Applying and Interviewing
In this article, I will assume the role of the school which is advertising a position. I want you to see and understand what goes on behind the scenes as applications come in online, via email or snail mail. With that knowledge, I know that you will take the extra time and care necessary to submit the kind of application which will make the first cut. After all, you need to make it to the interview stage. Otherwise, all bets are off. I will present the school and its thinking. I will follow that with my editorial comments and advice.
The School: When we advertise a position, we expect to receive hundreds of applications and resumes. Some of these are from people whom we know; however, most of the applications are from people we do not know. Tell me now, why should I look at your resume? Here are some reasons why your application will go onto the "Review" pile.
1. You presented your application in the format which we specified.
School: Following instructions is a trait most employers value. As a result, a simple thing like following the instructions on how to apply for the job opening at our school speaks well of you. We use a standardized application form at our school in order to comply with all sorts of legal requirements. So, if you use something other than the form which we specify, your chances of making the first cut are fairly slim. While some schools will let you
Let's think about the employment process from the employer's point of view. The person who will interview you has a list of reasons why she might want to hire you. Your task is to convince her that she can safely check all the boxes and report to her superior that you are ideal for the opening. To make that happen, here are some points to ponder.
First of all, assume that I am the head of school at a private school in the suburbs of a major American city. Our school serves students in grades Prekindergarten through Post Graduate year. There are essentially three schools within our community: a lower, a middle and an upper school. We offer a fairly traditional college preparatory program in our high school. We currently have 16 Advanced Placement courses. While the academic programs have their own distinctive components, we share facilities and staff across the curriculum as needed. We offer an extensive range of clubs and extracurricular activities which are guided by our faculty. Our sports program is professionally directed; however, we expect our faculty to assist with sports which they have played or to coach a team where we do not have a professional coach.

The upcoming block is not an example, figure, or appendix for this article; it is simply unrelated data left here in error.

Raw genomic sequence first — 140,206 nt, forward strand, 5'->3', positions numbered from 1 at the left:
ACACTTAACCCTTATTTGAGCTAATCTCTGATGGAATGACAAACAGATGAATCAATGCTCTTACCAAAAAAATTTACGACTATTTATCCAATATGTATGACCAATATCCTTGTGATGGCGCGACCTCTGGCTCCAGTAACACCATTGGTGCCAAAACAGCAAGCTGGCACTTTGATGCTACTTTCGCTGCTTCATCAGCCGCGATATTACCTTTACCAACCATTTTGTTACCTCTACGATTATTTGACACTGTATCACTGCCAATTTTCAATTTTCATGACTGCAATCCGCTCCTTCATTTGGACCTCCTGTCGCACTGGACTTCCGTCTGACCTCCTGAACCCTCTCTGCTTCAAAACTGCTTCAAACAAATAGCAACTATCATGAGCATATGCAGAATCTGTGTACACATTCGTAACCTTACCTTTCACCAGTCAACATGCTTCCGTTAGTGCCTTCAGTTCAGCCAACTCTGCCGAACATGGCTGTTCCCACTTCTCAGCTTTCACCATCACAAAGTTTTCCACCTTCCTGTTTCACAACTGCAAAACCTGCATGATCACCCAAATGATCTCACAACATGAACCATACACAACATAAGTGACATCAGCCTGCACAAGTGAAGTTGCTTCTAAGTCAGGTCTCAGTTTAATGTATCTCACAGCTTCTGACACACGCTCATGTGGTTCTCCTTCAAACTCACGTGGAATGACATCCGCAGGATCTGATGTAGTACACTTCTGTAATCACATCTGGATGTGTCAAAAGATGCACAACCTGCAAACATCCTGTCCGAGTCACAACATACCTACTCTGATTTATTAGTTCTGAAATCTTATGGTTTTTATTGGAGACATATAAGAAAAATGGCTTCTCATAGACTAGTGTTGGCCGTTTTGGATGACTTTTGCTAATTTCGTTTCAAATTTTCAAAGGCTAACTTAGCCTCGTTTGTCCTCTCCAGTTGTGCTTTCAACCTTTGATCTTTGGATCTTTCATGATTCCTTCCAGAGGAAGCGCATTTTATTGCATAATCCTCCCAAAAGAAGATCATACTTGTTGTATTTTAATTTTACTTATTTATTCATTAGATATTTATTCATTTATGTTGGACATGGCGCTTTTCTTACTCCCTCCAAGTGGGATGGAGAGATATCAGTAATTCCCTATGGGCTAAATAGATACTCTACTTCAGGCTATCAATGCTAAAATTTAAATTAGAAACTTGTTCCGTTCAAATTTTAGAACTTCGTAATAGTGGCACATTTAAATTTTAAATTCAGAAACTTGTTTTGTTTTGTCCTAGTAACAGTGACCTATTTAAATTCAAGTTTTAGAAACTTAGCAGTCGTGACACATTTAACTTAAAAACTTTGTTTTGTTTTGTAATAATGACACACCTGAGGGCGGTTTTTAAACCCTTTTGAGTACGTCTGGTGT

Note: You should be able to discover all of this information from the school's website. It is relatively easy to discern the main features of the various programs at that source. Do this as part of your preparation for the interview. You will be able to ask better
Some of the more obvious questions include:
- Why do you want to work at St. Swithin's?
- Why do you want to leave St. Hilda's?
- What is the most enjoyable part of your teaching day?
- What books have you read lately?
- When do you plan to finish your master's degree?
Regardless of what the actual questions are or the precise wording is, you must try to figure out why the interviewer is asking the question in the first place. Let's use the questions listed above to give you an idea of the sort of thing an interviewer might be looking for.
Why do you want to work at St. Swithin's?
This question or some variation of it generally is used by interviewers to determine what you know about the school. In other words, you need to have done your research about St. Swithin's, its philosophy, its mission and its accomplishments. The school's website is the place to start. Just about everything you might need or want to know is